AYF Khanasor’s Second Members’ Camp

After the enjoyment of our first Members’ Camp back in February, we could hardly wait to do it all over again. To that end, unable to wait until next year, we held our second one at the beginning of October.

The camp’s theme was ‘Armenia and the Diaspora’, and concepts surrounding this were explored in every discussion that came to be presented over the weekend: all things were approached from the angle of the Diaspora, from our input to the impact on us.

We set off together on the evening of Friday 4th October. Joining us this time were members of a foreign chapter – something that is unprecedented for us. Three comrades from the Garegin Njdeh chapter of the Netherlands had made their way over to participate. Their presence and input brought additional dimensions to the camp both socially and intellectually.

Settling in that evening was followed by a talk from a special guest, Counsellor Ara Margarian from the Embassy of Armenia in London. He gave a casual talk about Armenia’s journey since its independence from the Soviet Union. As his specialty is foreign affairs it was geared more in that direction, but he also described internal issues wherever possible. Particulars discussed included Armenia’s emigration problem and its dependence on Russia for so much.

The following evening Raffi Sarkissian indulged us on the topic of the Diaspora itself since the formation of the current Republic. He discussed, among other things, the shift in the spread of Armenians from the Middle East to the West. The final thought taken away from this session was that, as many of us are already aware, our aim must be to return to our homeland within our lifetime – the reasons for this are multifold.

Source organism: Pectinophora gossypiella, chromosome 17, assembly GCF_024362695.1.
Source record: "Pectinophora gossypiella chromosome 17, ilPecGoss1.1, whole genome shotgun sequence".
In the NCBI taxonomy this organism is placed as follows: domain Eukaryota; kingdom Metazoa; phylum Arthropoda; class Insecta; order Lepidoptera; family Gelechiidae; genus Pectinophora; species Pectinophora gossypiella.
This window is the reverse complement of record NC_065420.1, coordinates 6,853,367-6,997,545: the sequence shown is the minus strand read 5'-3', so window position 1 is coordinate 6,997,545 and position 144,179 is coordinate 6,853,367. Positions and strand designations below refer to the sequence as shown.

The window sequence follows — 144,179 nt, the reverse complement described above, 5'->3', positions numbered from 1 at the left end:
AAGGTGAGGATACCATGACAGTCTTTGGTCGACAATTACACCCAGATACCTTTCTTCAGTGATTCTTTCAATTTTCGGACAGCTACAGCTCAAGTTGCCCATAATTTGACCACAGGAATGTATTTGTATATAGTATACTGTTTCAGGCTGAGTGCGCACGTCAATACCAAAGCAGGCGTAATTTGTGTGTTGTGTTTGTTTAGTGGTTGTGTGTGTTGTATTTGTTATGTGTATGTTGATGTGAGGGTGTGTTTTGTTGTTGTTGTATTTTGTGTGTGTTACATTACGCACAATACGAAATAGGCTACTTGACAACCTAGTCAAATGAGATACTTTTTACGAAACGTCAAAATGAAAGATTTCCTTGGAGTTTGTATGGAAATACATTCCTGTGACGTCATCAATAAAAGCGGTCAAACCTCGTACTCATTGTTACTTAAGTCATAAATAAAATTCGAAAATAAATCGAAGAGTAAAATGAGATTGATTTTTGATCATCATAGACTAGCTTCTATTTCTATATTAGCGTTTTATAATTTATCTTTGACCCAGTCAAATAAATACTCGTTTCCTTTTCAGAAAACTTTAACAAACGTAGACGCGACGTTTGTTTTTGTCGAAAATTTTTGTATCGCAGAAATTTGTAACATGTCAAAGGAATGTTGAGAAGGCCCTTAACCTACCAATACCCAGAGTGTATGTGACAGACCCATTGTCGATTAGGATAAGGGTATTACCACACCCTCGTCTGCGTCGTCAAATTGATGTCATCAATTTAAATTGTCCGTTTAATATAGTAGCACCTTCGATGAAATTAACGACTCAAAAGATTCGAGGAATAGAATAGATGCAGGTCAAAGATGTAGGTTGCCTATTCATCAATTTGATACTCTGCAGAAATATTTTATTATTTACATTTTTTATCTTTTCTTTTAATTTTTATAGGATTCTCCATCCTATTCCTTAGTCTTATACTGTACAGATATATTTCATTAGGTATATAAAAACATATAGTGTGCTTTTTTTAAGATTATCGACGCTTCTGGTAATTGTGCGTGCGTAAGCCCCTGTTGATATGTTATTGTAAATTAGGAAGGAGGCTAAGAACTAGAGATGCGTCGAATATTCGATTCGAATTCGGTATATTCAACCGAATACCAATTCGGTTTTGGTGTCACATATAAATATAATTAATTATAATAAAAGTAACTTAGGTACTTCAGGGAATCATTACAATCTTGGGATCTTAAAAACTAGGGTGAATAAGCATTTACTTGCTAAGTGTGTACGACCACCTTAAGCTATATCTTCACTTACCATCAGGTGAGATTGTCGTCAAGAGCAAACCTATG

Our third guest speaker came on the Sunday. Enger Vahan Krikorian, a member of the ANC UK, enlightened us on how Armenia can attract foreign investment. This went far beyond investment only from the Diaspora – we were presented with the possibilities of several emerging industries in Armenia: most interesting to this attendee was the feasibility of Armenia becoming a Silicon Valley-esque technological hub of the Caucasus – an industry which has virtually no implicit dependency on open borders but rather requires a laborious and driven population from which to recruit, which Armenia can indeed provide. To complement the ideas we were also given references to relevant business laws in Armenia and cogent parallels were often drawn with other countries, all of which amounted to a keenly received topic. A lively Q&A session followed, where Armenia’s potential as a regional business centre was further entertained.

The rest of the weekend was filled with less formal discussions – for example, ideas as to what AYF can do to mark the centennial of the Armenian Genocide were explored – as well as games and activities. Of course a football match was thrown in too, for good measure. One of the most crucial aspects of such camps though, in terms of togetherness and bonding, are the nighttime campfires. Both evenings we circled around a healthy fire for hours entertaining ourselves, sharing anecdotes and of course breaking out the traditional songs. It was a much-savoured setting that heightened the sense of commonality between us.

The AYF aims to advance the moral, social and intellectual values of Armenian youths, and this camp didn’t lose sight of these points for a moment. With thought-provoking discussions, real peer-learning, a lively and relaxed atmosphere, you should really consider joining us at our next one.

— Heros Jojaghaian

See all the photos here.

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